The Aboriginal people of Australia have a concept which is usually translated as “The Dreaming”. This cannot be explained properly with only a few words – if indeed it can be translated at all – but given I need to try I’ll offer my understanding, which is that it is something which underpins all creation, establishing the relationship between mankind and the surrounding landscape and everything else besides.
Think of the Force of the Star Wars films (“May the Force be with you”) and add in elements of Buddhist Karma. Or maybe not . . . it doesn’t really have an equivalent outwith its own cultural reference point.
The concept is integral to the creation myth of the people. The “Dreamtime” is akin to an alternative dimension where past, present and future co-exist. The act of creation involves moving from “dream” to “reality”. It is possible for people to return to this spiritual world to re-connect with the ancestors while dreaming (in the usual sense), via a state of altered consciousness and finally on death, after which comes reincarnation and re-entry to the physical world.
There are countless examples of a specific Dreaming, which tells its own particular story of creation and which serves as the common inheritance which unites a tribe or a smaller unit, even down to a family group. It is possible for an individual person to have several such connections, being identified with multiple Dreamings.
Something that I’ve been musing on over the last couple of months, as the chances of the referendum being won have moved from remote to a distinct possibility, has been that a new country needs a new narrative. Not just to mark a break from the failed imperialist state (see this earlier post) but also from the previous Scottish Kingdom of the Middle Ages (which was subject to the Divine Right of an absolute monarch and was as brutal a place as any other).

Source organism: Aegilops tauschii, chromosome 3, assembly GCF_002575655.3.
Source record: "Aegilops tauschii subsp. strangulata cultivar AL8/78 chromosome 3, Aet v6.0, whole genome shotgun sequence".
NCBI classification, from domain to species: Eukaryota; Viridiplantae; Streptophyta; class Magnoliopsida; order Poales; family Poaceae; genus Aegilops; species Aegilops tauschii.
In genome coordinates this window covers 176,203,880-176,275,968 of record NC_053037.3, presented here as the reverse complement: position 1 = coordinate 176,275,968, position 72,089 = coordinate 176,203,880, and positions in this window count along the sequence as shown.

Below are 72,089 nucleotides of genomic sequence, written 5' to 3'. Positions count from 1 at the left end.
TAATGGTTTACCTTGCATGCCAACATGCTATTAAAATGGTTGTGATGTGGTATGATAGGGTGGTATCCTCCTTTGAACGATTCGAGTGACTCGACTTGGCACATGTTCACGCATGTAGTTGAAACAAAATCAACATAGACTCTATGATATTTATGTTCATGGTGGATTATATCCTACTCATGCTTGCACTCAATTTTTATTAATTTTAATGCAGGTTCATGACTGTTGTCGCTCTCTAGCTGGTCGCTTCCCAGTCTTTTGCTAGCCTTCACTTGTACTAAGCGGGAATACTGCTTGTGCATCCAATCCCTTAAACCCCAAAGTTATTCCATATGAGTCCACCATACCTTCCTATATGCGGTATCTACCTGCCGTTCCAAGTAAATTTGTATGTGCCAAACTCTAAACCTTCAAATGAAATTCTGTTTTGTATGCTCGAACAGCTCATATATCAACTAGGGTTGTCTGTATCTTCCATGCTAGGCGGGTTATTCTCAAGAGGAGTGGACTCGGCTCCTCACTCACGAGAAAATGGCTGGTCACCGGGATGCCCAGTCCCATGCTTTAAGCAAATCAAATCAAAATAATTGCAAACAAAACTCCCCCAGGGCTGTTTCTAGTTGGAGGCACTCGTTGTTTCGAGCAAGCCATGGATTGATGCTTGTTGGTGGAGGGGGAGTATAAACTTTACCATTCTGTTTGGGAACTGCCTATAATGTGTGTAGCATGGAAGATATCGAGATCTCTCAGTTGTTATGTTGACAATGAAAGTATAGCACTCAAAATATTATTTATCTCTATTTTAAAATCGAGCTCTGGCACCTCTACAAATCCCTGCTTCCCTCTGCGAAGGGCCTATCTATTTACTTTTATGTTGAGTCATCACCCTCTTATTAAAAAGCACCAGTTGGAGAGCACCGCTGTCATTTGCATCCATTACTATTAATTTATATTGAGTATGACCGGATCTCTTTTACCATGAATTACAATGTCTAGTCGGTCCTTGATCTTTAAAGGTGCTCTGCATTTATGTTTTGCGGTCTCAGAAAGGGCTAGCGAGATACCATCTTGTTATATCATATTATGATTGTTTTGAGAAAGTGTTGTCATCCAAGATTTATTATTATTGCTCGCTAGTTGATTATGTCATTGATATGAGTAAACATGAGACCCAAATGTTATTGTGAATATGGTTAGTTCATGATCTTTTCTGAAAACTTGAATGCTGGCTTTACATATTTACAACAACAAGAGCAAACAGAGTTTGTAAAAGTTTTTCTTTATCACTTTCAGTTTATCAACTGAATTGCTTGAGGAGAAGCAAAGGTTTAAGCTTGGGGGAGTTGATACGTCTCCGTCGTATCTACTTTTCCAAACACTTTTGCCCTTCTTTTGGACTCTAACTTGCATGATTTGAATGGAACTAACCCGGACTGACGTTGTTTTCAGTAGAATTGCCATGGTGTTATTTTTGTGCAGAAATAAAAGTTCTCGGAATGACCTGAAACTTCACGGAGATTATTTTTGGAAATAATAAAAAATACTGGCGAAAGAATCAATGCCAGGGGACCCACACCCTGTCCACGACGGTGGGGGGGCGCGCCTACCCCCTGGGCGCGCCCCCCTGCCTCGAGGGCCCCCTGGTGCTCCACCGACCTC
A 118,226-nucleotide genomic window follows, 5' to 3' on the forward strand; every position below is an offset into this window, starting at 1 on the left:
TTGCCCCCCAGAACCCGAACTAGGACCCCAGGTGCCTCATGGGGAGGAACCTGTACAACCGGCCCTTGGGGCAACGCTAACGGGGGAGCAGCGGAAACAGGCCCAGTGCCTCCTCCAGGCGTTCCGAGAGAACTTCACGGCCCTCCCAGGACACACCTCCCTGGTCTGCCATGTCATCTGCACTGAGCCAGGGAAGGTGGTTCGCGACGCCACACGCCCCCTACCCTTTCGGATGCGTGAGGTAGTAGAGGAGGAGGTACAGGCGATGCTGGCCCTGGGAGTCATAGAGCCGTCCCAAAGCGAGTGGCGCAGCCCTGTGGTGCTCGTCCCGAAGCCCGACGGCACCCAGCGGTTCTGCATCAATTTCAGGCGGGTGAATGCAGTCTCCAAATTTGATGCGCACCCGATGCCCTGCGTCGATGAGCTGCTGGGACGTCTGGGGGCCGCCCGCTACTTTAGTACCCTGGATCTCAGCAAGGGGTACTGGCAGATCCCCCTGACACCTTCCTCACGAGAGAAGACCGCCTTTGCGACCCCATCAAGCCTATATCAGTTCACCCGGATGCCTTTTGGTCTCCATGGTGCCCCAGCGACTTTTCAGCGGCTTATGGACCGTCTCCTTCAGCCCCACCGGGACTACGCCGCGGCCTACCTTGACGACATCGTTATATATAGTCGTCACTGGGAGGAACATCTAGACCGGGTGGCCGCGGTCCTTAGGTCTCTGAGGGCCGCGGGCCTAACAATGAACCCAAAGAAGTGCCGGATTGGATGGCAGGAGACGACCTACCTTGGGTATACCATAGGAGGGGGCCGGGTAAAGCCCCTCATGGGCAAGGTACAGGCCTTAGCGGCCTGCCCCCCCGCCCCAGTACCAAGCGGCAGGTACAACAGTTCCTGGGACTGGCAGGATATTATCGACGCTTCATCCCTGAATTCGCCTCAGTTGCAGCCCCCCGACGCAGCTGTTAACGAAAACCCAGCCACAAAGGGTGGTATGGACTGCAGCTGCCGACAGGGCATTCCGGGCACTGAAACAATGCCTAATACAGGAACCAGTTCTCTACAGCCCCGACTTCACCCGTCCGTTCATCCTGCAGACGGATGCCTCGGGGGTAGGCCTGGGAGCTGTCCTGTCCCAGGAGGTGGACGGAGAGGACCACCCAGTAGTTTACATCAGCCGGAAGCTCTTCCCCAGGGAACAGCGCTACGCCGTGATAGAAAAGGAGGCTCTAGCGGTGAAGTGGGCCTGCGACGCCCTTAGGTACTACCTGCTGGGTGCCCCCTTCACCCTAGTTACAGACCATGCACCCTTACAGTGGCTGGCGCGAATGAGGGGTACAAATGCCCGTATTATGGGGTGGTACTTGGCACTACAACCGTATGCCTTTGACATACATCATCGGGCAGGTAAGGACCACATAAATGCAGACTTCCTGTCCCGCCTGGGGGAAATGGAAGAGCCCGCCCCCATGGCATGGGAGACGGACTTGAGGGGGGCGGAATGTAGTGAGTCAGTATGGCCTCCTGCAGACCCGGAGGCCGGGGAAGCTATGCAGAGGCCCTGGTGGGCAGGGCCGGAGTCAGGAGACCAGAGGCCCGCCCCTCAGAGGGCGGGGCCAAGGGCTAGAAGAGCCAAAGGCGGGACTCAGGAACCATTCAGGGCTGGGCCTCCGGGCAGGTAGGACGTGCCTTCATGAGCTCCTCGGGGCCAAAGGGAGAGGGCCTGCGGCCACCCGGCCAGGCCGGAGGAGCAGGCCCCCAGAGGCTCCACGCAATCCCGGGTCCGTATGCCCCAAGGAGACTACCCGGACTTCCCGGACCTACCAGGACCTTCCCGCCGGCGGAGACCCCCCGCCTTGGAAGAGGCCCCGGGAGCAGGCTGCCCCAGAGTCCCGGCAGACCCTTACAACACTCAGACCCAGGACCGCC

A modern version of a creation myth might be an idea, but it would be better to extend that to something which really does underpin our society in practice, establishing the relationship between our peoples, the land and its resources and also how we conduct ourselves. We could start with a written constitution, but I was really thinking more of something a touch less prosaic . . . a Dreaming.
And if we set the scene properly, it would be seen as perfectly normal for any citizen of Scotland to have more than one such Dreaming, signifying among other considerations that ours is an inclusive society where there is no issue with having multiple connections.
As the obligatory cheap shot, I’m reminded of the Sex Pistols’ commentary on UK society:
“There is no future
In England’s dreaming”
“. . . a significant number of Scottish people have a dream: where statehood, social justice and cultural self-confidence fit together into a clear and popular project.”.
That project, springing from a collective dream, might well be what I’m getting at. The next step would then be to move from dream to reality, as an act of creation.